Also be aware that while your policy is suspended you are not covered by your health insurer and cannot make any claims.

When you return to Australia you generally have 30-60 days to reinstate your membership otherwise it may affect your lifetime health cover and policy waiting periods.  You may also be asked to provide evidence of the dates you left and returned to Australia.  Acceptable evidence might be boarding passes or airline tickets, otherwise you can obtain an International Movement Record from the Department of Immigration (search for form 1359 at www.immi.gov.au).

2. Cancelling Your Health Insurance Membership

 

It is possible to cancel your health insurance membership if you plan to move overseas for more than 1 continuous year without it affecting your Lifetime Health Cover, however you will then need to serve any waiting periods when taking out a new policy when you return to Australia.  If you do not take out private health insurance when returning to Australia it may impact your Lifetime Health Cover and increase your health insurance premiums.

Lifetime Health Cover

 

Lifetime Health Cover was implemented by the Australian Government to encourage people to take out private health insurance when they are young and maintain that cover over their life.  If you do not take out cover with an Australian Registered Health Fund on your “Lifetime Health Cover” base day, and then decide to take out cover later in life you will pay 2% loading on your premium for every year over the age of 30.  The base day for most people is the later of 1 July 2000 or the 1st July following your 31st birthday.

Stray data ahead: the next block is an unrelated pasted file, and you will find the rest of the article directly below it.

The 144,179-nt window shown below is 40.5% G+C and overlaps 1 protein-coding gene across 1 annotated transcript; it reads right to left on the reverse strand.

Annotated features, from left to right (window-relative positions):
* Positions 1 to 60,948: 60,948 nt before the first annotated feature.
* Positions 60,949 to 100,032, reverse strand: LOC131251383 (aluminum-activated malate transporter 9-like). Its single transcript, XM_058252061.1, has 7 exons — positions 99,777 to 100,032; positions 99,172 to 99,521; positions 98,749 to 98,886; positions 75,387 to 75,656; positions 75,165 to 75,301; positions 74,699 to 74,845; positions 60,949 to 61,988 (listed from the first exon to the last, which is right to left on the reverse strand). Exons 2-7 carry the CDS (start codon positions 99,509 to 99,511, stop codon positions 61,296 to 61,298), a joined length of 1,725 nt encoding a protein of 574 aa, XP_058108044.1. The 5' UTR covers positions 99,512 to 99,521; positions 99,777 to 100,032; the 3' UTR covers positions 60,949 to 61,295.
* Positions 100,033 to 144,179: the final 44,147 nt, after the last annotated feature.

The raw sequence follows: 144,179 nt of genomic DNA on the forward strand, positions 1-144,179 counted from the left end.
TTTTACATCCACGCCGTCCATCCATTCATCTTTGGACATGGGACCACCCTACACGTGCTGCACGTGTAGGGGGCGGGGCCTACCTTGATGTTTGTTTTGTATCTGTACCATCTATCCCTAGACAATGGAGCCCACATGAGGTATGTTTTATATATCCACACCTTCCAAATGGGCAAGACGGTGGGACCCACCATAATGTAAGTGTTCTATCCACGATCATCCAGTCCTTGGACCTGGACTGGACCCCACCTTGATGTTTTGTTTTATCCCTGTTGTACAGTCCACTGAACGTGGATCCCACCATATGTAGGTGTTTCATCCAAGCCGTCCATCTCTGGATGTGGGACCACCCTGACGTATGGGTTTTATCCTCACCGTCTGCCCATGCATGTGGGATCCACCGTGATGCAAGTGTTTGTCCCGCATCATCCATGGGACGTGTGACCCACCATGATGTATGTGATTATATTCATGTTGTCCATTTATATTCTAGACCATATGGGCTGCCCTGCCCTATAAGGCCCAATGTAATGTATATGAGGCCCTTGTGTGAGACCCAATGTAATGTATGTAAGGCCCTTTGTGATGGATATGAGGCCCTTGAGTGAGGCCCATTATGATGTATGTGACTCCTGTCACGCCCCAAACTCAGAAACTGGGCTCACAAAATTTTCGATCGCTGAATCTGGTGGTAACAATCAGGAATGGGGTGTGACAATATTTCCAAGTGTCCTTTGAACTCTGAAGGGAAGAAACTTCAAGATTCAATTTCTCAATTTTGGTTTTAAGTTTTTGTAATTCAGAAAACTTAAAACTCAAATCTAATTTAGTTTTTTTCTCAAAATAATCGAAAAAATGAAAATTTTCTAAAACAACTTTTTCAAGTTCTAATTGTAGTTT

Share with everyone your experiences and tips for health insurance while being an expat.

In my next article I will discuss options for International Health Insurance for Australian Expats.

*Private Health Insurance For Australian Expats refers to private health insurance in Australia as opposed to international health insurance you might take out to cover you while living abroad.

Want to understand more about international health insurance?  Try these insurance providers and get a free quote online : Cigna Global

Disclaimer : This information is for educational purposes only and does not constitute financial or taxation advice. As this information is not advice and has been prepared without taking into account your objectives, financial situation or needs you should, before acting on this information, consider its appropriateness for your circumstances. Independent advice should be obtained from an Australian financial services licensee before making investment decisions, and a registered (tax) financial advisor/accountant in relation to taxation decisions. To the extent permitted by law, we exclude all liability for any loss or damage arising in any way.  We may receive referral commissions from companies mentioned in this article.

Download the full report below for printing or sharing.

Download Special Health Report For Australian Expats

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Craig

Craig is an Australian Expat and the founder of The Australian Expat Investor.Craig is passionate about investing, and while Craig cannot give personal financial or tax advice, Craig enjoys sharing investing, tax, and other tips for Australian expats to help them to build their wealth while living abroad and get the most out of their time living overseas.Get his free ebook on 9 Financial Surprises That Could Cost Australian Expats Thousands of Dollars at the link above.